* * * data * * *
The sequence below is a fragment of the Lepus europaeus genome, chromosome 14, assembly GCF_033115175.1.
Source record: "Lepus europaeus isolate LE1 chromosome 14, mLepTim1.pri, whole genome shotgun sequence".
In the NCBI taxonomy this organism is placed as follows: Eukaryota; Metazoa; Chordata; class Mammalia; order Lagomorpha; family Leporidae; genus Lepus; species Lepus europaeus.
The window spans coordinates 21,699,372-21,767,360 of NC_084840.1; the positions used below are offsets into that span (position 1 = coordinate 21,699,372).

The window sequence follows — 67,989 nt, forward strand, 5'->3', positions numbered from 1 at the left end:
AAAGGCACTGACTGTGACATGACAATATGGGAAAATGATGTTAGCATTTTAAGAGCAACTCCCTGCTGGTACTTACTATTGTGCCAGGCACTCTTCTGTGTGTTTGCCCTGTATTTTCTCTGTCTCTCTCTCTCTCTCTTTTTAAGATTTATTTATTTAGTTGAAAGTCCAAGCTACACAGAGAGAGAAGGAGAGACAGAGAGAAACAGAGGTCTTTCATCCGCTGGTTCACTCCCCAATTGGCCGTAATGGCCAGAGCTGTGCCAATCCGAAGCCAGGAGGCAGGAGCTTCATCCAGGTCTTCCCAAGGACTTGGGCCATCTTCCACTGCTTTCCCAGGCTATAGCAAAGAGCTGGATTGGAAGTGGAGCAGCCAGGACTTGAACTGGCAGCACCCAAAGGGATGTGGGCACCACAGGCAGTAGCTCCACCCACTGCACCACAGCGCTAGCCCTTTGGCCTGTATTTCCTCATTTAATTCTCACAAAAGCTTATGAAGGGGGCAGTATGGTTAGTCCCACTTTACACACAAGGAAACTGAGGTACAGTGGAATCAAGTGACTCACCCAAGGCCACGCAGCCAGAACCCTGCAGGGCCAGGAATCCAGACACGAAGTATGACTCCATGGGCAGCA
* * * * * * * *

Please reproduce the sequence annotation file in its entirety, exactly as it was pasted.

The sequence below is a fragment of the Lepus europaeus genome, chromosome 14, assembly GCF_033115175.1.
Source record: "Lepus europaeus isolate LE1 chromosome 14, mLepTim1.pri, whole genome shotgun sequence".
In the NCBI taxonomy this organism is placed as follows: Eukaryota; Metazoa; Chordata; class Mammalia; order Lagomorpha; family Leporidae; genus Lepus; species Lepus europaeus.
The window spans coordinates 21,699,372-21,767,360 of NC_084840.1; the positions used below are offsets into that span (position 1 = coordinate 21,699,372).

The window sequence follows — 67,989 nt, forward strand, 5'->3', positions numbered from 1 at the left end:
AAAGGCACTGACTGTGACATGACAATATGGGAAAATGATGTTAGCATTTTAAGAGCAACTCCCTGCTGGTACTTACTATTGTGCCAGGCACTCTTCTGTGTGTTTGCCCTGTATTTTCTCTGTCTCTCTCTCTCTCTCTTTTTAAGATTTATTTATTTAGTTGAAAGTCCAAGCTACACAGAGAGAGAAGGAGAGACAGAGAGAAACAGAGGTCTTTCATCCGCTGGTTCACTCCCCAATTGGCCGTAATGGCCAGAGCTGTGCCAATCCGAAGCCAGGAGGCAGGAGCTTCATCCAGGTCTTCCCAAGGACTTGGGCCATCTTCCACTGCTTTCCCAGGCTATAGCAAAGAGCTGGATTGGAAGTGGAGCAGCCAGGACTTGAACTGGCAGCACCCAAAGGGATGTGGGCACCACAGGCAGTAGCTCCACCCACTGCACCACAGCGCTAGCCCTTTGGCCTGTATTTCCTCATTTAATTCTCACAAAAGCTTATGAAGGGGGCAGTATGGTTAGTCCCACTTTACACACAAGGAAACTGAGGTACAGTGGAATCAAGTGACTCACCCAAGGCCACGCAGCCAGAACCCTGCAGGGCCAGGAATCCAGACACGAAGTATGACTCCATGGGCAGCA